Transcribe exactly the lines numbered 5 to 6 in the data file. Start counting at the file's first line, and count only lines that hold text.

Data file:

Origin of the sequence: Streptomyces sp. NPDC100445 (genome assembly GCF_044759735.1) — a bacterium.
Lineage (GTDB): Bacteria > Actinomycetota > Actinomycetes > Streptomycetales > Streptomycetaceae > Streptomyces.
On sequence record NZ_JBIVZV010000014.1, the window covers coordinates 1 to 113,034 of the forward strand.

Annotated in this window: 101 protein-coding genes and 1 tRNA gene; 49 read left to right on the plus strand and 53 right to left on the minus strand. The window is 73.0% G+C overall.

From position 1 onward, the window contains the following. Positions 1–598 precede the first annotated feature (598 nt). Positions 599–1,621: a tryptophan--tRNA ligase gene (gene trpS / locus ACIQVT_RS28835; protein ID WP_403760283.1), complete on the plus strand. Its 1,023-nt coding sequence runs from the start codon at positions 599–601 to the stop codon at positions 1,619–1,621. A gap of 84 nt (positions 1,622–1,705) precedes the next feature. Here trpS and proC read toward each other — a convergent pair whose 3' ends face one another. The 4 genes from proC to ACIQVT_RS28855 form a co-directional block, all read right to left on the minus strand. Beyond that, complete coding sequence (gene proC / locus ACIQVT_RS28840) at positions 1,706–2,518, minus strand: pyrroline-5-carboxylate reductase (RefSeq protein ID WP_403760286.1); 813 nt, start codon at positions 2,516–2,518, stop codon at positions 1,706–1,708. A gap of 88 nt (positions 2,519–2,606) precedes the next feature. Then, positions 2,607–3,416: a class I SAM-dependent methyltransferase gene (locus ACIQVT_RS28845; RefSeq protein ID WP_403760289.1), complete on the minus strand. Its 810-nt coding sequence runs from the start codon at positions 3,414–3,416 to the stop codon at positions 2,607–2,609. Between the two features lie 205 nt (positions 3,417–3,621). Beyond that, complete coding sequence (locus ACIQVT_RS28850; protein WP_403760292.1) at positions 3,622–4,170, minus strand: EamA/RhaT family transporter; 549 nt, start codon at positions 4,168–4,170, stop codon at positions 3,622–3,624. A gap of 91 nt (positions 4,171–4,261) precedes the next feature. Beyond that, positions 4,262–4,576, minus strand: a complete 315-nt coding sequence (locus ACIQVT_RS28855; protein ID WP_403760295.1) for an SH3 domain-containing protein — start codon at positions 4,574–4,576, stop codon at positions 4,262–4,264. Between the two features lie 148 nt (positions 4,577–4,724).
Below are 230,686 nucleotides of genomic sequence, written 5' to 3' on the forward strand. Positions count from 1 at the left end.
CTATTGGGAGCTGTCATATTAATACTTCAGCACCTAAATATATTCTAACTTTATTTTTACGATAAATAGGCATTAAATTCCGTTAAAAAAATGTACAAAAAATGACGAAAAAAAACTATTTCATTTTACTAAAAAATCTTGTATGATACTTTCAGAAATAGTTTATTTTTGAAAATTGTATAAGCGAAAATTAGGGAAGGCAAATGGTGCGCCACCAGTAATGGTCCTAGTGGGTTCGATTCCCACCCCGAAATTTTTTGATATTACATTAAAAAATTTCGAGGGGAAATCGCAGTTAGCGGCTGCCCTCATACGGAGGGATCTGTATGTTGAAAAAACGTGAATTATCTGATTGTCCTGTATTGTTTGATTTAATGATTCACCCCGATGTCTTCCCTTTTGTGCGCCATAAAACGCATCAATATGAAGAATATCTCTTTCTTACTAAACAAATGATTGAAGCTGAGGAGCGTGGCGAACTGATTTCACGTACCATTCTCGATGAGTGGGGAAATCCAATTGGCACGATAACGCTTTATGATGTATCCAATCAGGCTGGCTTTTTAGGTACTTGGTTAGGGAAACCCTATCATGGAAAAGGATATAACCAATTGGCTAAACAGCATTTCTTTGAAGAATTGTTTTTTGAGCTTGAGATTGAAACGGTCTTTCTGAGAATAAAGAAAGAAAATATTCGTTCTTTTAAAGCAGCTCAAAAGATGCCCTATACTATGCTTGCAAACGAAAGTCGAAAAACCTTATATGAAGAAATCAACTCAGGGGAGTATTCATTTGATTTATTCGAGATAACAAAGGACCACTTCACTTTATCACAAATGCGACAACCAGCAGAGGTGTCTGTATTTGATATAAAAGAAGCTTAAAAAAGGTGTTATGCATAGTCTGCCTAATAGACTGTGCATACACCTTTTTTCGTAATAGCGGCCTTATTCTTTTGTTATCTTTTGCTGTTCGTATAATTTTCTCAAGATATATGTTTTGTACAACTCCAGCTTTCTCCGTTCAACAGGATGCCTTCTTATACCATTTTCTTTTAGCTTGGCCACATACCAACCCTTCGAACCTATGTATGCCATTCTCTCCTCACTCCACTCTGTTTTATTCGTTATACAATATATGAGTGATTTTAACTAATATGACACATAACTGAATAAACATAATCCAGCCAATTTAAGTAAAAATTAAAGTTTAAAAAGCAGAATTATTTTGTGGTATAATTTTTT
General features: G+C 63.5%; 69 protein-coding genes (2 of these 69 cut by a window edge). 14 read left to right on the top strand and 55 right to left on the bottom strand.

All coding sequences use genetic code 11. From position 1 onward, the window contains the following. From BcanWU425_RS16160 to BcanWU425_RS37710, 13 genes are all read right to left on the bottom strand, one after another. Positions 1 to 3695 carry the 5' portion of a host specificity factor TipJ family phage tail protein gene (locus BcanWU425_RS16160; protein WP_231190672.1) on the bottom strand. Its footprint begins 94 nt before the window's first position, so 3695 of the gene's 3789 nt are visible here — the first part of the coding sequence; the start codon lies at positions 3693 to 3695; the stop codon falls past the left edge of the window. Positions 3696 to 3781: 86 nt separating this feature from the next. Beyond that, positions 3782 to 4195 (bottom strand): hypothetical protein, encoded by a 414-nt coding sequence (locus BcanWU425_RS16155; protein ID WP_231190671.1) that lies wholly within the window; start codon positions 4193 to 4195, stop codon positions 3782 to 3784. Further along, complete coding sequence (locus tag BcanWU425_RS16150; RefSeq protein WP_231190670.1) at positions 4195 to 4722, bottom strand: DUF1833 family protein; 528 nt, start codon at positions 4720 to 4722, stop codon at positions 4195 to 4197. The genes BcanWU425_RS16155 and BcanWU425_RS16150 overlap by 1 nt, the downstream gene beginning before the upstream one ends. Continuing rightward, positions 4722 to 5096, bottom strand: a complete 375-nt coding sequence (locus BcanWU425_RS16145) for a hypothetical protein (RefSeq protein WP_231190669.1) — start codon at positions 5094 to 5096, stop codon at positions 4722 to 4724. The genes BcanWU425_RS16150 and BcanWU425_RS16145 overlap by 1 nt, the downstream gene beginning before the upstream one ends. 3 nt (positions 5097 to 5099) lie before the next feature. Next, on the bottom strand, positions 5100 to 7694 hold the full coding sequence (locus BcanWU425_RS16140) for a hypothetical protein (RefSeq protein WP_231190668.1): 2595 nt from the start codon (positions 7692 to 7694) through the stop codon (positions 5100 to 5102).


From position 1 onward, the window contains the following. Positions 1–598 precede the first annotated feature (598 nt). Positions 599–1,621: a tryptophan--tRNA ligase gene (gene trpS / locus ACIQVT_RS28835; protein ID WP_403760283.1), complete on the plus strand. Its 1,023-nt coding sequence runs from the start codon at positions 599–601 to the stop codon at positions 1,619–1,621. A gap of 84 nt (positions 1,622–1,705) precedes the next feature. Here trpS and proC read toward each other — a convergent pair whose 3' ends face one another. The 4 genes from proC to ACIQVT_RS28855 form a co-directional block, all read right to left on the minus strand. Beyond that, complete coding sequence (gene proC / locus ACIQVT_RS28840) at positions 1,706–2,518, minus strand: pyrroline-5-carboxylate reductase (RefSeq protein ID WP_403760286.1); 813 nt, start codon at positions 2,516–2,518, stop codon at positions 1,706–1,708. A gap of 88 nt (positions 2,519–2,606) precedes the next feature. Then, positions 2,607–3,416: a class I SAM-dependent methyltransferase gene (locus ACIQVT_RS28845; RefSeq protein ID WP_403760289.1), complete on the minus strand. Its 810-nt coding sequence runs from the start codon at positions 3,414–3,416 to the stop codon at positions 2,607–2,609. Between the two features lie 205 nt (positions 3,417–3,621). Beyond that, complete coding sequence (locus ACIQVT_RS28850; protein WP_403760292.1) at positions 3,622–4,170, minus strand: EamA/RhaT family transporter; 549 nt, start codon at positions 4,168–4,170, stop codon at positions 3,622–3,624. A gap of 91 nt (positions 4,171–4,261) precedes the next feature. Beyond that, positions 4,262–4,576, minus strand: a complete 315-nt coding sequence (locus ACIQVT_RS28855; protein ID WP_403760295.1) for an SH3 domain-containing protein — start codon at positions 4,574–4,576, stop codon at positions 4,262–4,264. Between the two features lie 148 nt (positions 4,577–4,724).
Below are 230,686 nucleotides of genomic sequence, written 5' to 3' on the forward strand. Positions count from 1 at the left end.